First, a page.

LUCY TRELOAR

Writer and Editor working in Meat Market


About Lucy

Lucy Treloar was born in Malaysia and educated in England, Sweden and Melbourne. A graduate of the University of Melbourne and RMIT, Lucy is a writer and editor, and has plied her trades both in Australia and in Cambodia, where she lived for a number of years. She has an abiding love for Southeast Asia, a region she retains links with through her editing work, which focuses on English language translations of a diverse range of material including folk tales and modern narrative forms.

Lucy is the winner of a number of awards, among them the 2014 Commonwealth Short Story Prize (Pacific Region), the 2013 Writing Australia Unpublished Manuscript Award, and an Asialink Writers Residency to undertake research in Cambodia. 

Her short fiction has appeared in Sleepers, Overland, Seizure and Best Australian Stories, and her non fiction in a range of print media including The Age, The Sydney Morning Herald, and Womankind.

Lucy’s debut novel, Salt Creek, published by Picador in August 2015, was mostly written in her office at the Meat Market. It has been shortlisted for The Miles Franklin Award. It has been described by Peter Pierce in the Australian as ‘brilliant’ and Booktopia’s editorial director Caroline Baum as ‘utterly compelling and almost mythic’. She is in the early stages of development of her next novel.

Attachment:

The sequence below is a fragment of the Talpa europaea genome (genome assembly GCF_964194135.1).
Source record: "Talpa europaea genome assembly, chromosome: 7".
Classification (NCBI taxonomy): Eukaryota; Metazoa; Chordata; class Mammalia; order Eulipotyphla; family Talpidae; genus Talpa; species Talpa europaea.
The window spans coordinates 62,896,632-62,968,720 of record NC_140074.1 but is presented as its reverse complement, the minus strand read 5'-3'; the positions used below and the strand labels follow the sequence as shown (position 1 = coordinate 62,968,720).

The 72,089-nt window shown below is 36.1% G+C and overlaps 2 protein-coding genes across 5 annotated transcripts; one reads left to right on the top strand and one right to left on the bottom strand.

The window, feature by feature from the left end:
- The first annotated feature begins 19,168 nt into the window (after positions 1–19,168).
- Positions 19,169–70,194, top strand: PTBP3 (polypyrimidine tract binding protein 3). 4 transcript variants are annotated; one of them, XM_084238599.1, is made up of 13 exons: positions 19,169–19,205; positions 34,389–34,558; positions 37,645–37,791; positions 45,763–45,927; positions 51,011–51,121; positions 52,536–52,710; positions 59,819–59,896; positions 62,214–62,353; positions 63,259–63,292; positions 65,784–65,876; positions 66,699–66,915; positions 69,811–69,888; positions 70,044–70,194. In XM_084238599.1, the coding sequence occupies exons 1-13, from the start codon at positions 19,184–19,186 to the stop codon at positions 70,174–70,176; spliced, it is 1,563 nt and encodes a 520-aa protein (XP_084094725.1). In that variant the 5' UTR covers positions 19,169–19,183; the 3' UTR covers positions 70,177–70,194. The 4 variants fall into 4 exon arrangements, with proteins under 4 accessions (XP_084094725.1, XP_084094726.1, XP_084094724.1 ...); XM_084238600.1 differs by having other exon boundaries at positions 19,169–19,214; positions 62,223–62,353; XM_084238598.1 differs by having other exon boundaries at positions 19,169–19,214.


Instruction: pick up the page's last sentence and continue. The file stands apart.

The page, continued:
Lucy lives in inner Melbourne with her husband and children.

lucytreloar.com


How do you use your space?

My space is quite austere (one chair and a long desk), which always surprises people since my home tends in the opposite direction. The aim is for it to be very boring, as this is what drives me to focus on the work of writing. The only visual relief is the large pinup boards on two of the office walls, which I use to display images of the setting and subject that I’m writing about.

I work on a desktop computer each morning, using handwritten drafts and notes as the jumping-off point to the day’s work. Sometimes I print out a few chapters and mark them up by hand or even cut them up to move scenes around. (The floor is very useful at this stage.) I find the physicality of the action quite different from moving things around on screen, though this works up to a point.